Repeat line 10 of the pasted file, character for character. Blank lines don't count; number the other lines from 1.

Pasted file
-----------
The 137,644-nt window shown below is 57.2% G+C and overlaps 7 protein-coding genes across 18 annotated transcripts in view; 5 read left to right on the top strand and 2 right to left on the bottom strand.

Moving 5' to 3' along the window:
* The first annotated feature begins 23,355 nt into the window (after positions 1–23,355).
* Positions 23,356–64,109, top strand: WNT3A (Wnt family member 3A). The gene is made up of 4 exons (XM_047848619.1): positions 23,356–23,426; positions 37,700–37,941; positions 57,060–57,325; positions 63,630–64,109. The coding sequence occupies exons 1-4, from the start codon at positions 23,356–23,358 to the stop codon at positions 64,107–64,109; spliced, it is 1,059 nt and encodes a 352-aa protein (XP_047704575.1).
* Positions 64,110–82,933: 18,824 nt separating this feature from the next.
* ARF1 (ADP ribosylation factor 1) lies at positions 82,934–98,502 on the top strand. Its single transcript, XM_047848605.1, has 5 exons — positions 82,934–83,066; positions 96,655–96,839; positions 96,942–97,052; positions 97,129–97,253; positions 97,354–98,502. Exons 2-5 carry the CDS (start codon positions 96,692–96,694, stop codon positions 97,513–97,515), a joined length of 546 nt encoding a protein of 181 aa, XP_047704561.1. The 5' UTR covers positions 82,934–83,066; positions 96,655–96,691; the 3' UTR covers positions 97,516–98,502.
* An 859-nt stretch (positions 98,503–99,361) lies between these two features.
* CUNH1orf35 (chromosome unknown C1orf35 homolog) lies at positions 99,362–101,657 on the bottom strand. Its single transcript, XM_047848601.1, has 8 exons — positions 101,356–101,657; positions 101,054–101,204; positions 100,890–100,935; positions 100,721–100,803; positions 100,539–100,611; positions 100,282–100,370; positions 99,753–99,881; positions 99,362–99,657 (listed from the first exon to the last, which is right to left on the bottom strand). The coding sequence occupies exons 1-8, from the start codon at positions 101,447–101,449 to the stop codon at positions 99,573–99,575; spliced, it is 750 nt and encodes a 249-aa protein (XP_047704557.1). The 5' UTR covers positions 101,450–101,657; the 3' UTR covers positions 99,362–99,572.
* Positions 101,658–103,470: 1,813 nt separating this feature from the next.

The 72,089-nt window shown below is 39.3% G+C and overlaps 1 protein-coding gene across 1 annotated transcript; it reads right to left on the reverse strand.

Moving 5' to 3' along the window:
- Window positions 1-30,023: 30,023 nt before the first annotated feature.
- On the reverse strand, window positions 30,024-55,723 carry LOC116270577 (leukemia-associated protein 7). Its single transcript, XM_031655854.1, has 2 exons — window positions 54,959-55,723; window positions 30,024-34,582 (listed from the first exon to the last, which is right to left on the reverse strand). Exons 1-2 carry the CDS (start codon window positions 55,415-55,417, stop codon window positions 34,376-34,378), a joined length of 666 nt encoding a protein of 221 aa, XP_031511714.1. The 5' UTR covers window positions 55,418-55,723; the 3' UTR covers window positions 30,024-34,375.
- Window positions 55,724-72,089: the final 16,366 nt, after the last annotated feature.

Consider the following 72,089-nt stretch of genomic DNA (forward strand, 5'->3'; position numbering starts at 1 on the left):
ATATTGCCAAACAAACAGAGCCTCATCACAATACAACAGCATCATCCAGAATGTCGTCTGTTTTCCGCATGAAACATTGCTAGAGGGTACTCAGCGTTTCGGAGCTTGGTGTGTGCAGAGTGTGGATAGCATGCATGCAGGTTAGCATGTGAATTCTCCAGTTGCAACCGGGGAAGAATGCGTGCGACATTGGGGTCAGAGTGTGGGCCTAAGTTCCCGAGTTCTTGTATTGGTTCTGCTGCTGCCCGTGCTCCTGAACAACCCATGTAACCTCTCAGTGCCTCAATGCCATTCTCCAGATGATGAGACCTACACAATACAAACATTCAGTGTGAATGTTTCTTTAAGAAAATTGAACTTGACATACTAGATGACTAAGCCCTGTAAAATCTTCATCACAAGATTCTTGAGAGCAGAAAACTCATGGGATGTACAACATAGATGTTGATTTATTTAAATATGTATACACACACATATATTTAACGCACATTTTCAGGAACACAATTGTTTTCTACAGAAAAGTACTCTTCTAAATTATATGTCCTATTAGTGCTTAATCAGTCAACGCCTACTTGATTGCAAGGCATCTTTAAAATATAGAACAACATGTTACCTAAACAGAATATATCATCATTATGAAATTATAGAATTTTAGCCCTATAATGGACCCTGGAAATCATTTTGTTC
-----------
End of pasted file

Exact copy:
The 72,089-nt window shown below is 39.3% G+C and overlaps 1 protein-coding gene across 1 annotated transcript; it reads right to left on the reverse strand.